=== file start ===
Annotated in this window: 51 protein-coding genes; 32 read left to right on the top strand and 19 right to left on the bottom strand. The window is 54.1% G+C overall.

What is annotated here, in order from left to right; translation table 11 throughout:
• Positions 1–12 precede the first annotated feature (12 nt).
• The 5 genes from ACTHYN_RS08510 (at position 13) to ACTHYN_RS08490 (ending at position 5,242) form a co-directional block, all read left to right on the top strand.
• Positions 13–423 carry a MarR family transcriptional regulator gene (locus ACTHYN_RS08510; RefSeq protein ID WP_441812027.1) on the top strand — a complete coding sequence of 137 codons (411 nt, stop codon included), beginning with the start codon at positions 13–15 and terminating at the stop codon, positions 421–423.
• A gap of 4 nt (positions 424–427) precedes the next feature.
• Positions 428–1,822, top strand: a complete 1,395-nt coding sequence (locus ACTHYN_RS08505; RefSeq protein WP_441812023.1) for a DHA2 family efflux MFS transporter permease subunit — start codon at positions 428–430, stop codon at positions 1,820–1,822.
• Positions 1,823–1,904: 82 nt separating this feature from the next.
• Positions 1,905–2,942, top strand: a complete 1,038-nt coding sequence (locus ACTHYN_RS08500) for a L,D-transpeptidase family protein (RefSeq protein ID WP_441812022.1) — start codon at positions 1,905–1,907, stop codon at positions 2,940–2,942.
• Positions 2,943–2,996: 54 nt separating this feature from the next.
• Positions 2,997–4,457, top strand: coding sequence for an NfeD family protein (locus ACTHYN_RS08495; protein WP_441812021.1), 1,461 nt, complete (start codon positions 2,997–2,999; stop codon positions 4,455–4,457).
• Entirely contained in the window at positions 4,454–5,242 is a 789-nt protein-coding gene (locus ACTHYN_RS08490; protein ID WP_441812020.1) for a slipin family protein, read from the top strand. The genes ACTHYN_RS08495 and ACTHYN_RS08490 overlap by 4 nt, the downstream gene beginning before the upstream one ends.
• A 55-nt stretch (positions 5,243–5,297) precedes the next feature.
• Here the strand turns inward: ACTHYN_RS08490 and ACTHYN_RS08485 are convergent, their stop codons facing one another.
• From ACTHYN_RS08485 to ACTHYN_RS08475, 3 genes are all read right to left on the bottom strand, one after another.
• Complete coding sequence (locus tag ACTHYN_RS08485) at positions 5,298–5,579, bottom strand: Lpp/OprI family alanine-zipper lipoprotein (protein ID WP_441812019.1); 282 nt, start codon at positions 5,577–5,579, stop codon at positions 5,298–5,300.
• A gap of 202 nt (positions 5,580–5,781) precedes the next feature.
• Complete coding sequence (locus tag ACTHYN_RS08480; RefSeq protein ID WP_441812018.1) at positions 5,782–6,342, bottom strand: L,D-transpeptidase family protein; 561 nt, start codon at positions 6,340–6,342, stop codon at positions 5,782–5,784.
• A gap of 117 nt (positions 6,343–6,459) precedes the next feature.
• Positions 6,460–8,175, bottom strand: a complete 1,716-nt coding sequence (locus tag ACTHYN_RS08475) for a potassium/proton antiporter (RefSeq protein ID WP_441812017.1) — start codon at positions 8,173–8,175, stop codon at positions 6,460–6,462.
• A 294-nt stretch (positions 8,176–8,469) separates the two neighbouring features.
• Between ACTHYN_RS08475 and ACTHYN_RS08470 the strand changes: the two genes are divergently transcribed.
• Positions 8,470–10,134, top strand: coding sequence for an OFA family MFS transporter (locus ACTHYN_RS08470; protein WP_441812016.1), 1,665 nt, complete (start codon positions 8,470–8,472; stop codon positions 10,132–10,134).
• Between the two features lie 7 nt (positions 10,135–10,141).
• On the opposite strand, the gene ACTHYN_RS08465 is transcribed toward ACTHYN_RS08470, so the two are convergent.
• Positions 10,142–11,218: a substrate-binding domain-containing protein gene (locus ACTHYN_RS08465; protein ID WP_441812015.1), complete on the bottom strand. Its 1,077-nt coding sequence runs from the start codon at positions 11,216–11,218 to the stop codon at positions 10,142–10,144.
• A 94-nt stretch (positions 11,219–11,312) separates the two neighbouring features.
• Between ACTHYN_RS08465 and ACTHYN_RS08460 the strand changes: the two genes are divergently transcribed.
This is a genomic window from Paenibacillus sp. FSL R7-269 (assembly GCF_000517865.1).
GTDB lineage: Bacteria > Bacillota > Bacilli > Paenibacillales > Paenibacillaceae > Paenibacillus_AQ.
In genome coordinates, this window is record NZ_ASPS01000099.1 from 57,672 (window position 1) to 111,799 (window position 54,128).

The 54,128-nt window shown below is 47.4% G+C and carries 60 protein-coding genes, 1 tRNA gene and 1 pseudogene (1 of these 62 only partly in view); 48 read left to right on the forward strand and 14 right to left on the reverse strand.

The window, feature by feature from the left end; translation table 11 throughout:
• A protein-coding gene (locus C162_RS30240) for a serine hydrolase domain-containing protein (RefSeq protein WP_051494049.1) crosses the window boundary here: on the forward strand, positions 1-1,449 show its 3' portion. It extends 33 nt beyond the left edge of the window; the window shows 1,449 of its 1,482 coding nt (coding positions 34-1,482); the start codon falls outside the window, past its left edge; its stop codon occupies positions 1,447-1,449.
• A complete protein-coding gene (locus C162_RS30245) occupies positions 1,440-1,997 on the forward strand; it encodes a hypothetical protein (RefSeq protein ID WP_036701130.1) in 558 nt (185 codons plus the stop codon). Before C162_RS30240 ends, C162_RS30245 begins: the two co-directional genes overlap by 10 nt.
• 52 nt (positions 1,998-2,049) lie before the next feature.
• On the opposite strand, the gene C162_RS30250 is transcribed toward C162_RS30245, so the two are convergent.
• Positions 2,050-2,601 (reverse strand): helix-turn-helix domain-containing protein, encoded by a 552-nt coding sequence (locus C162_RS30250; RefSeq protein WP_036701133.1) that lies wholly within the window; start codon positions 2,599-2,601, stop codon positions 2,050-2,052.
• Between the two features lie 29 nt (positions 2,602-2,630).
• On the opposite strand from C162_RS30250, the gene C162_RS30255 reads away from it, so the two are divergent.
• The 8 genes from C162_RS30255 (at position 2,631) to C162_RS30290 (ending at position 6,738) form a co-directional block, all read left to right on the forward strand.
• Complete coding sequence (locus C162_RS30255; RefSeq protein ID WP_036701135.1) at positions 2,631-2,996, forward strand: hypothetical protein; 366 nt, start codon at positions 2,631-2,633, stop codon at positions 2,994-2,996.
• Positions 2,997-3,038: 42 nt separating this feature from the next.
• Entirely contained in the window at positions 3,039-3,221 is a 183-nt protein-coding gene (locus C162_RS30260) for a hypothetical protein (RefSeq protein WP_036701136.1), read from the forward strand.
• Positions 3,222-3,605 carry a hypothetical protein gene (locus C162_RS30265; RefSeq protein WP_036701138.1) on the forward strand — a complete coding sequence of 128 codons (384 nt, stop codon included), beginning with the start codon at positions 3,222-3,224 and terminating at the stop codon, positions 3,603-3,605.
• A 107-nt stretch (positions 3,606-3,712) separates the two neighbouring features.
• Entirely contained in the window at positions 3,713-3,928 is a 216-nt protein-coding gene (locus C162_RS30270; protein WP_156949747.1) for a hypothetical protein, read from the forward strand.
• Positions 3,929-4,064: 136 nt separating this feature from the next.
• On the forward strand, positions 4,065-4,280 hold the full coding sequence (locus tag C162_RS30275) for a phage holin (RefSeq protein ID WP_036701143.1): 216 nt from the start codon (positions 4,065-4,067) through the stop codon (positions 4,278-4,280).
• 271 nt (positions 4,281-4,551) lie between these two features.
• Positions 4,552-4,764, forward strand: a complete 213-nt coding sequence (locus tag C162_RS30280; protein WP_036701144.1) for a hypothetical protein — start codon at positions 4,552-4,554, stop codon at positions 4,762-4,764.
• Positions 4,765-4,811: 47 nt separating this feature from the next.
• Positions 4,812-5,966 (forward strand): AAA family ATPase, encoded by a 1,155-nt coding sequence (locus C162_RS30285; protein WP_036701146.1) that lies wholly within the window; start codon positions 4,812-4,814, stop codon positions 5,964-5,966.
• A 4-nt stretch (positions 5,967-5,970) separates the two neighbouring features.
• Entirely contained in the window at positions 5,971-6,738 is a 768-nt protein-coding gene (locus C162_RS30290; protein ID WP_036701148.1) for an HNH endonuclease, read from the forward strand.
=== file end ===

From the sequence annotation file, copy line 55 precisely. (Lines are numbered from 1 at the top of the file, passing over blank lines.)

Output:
• Entirely contained in the window at positions 5,971-6,738 is a 768-nt protein-coding gene (locus C162_RS30290; protein ID WP_036701148.1) for an HNH endonuclease, read from the forward strand.